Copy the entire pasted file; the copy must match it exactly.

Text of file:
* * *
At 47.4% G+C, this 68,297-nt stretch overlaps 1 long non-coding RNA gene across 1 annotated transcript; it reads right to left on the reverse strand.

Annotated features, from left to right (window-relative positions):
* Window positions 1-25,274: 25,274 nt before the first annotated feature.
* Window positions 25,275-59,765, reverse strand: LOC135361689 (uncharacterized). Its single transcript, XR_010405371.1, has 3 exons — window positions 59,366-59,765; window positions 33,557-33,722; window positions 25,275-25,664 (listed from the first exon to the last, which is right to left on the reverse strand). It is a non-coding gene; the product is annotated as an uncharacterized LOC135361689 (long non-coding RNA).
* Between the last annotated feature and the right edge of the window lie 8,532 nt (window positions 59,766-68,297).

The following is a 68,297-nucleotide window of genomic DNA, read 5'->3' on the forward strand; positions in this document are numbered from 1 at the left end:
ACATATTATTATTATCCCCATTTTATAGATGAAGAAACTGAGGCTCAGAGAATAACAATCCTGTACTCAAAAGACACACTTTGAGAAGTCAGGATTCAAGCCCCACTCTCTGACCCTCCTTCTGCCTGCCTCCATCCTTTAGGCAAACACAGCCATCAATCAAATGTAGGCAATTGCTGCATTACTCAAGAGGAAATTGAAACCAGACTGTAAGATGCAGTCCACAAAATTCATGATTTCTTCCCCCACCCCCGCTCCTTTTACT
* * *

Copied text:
At 47.4% G+C, this 68,297-nt stretch overlaps 1 long non-coding RNA gene across 1 annotated transcript; it reads right to left on the reverse strand.

Annotated features, from left to right (window-relative positions):
* Window positions 1-25,274: 25,274 nt before the first annotated feature.
* Window positions 25,275-59,765, reverse strand: LOC135361689 (uncharacterized). Its single transcript, XR_010405371.1, has 3 exons — window positions 59,366-59,765; window positions 33,557-33,722; window positions 25,275-25,664 (listed from the first exon to the last, which is right to left on the reverse strand). It is a non-coding gene; the product is annotated as an uncharacterized LOC135361689 (long non-coding RNA).
* Between the last annotated feature and the right edge of the window lie 8,532 nt (window positions 59,766-68,297).

The following is a 68,297-nucleotide window of genomic DNA, read 5'->3' on the forward strand; positions in this document are numbered from 1 at the left end:
ACATATTATTATTATCCCCATTTTATAGATGAAGAAACTGAGGCTCAGAGAATAACAATCCTGTACTCAAAAGACACACTTTGAGAAGTCAGGATTCAAGCCCCACTCTCTGACCCTCCTTCTGCCTGCCTCCATCCTTTAGGCAAACACAGCCATCAATCAAATGTAGGCAATTGCTGCATTACTCAAGAGGAAATTGAAACCAGACTGTAAGATGCAGTCCACAAAATTCATGATTTCTTCCCCCACCCCCGCTCCTTTTACT